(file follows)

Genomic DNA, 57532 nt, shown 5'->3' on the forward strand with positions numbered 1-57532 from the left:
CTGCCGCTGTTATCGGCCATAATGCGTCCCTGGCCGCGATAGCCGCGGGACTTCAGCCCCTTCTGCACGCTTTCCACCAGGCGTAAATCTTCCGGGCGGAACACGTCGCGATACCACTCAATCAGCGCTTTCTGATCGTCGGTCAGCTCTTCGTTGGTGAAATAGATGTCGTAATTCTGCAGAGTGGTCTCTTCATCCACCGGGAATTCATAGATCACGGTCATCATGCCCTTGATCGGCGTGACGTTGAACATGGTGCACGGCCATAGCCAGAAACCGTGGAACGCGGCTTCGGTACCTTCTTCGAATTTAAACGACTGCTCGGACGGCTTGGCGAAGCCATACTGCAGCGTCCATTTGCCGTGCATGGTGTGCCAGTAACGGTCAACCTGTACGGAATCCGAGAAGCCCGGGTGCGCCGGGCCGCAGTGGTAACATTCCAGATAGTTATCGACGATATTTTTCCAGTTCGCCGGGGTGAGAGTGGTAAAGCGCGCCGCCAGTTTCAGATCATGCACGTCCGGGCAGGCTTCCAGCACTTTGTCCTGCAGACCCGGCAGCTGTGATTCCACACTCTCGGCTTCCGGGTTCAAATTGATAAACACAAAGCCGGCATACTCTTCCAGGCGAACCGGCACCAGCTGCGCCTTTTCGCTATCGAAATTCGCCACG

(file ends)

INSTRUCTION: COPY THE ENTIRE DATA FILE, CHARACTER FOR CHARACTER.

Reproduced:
Genomic DNA, 57532 nt, shown 5'->3' on the forward strand with positions numbered 1-57532 from the left:
CTGCCGCTGTTATCGGCCATAATGCGTCCCTGGCCGCGATAGCCGCGGGACTTCAGCCCCTTCTGCACGCTTTCCACCAGGCGTAAATCTTCCGGGCGGAACACGTCGCGATACCACTCAATCAGCGCTTTCTGATCGTCGGTCAGCTCTTCGTTGGTGAAATAGATGTCGTAATTCTGCAGAGTGGTCTCTTCATCCACCGGGAATTCATAGATCACGGTCATCATGCCCTTGATCGGCGTGACGTTGAACATGGTGCACGGCCATAGCCAGAAACCGTGGAACGCGGCTTCGGTACCTTCTTCGAATTTAAACGACTGCTCGGACGGCTTGGCGAAGCCATACTGCAGCGTCCATTTGCCGTGCATGGTGTGCCAGTAACGGTCAACCTGTACGGAATCCGAGAAGCCCGGGTGCGCCGGGCCGCAGTGGTAACATTCCAGATAGTTATCGACGATATTTTTCCAGTTCGCCGGGGTGAGAGTGGTAAAGCGCGCCGCCAGTTTCAGATCATGCACGTCCGGGCAGGCTTCCAGCACTTTGTCCTGCAGACCCGGCAGCTGTGATTCCACACTCTCGGCTTCCGGGTTCAAATTGATAAACACAAAGCCGGCATACTCTTCCAGGCGAACCGGCACCAGCTGCGCCTTTTCGCTATCGAAATTCGCCACG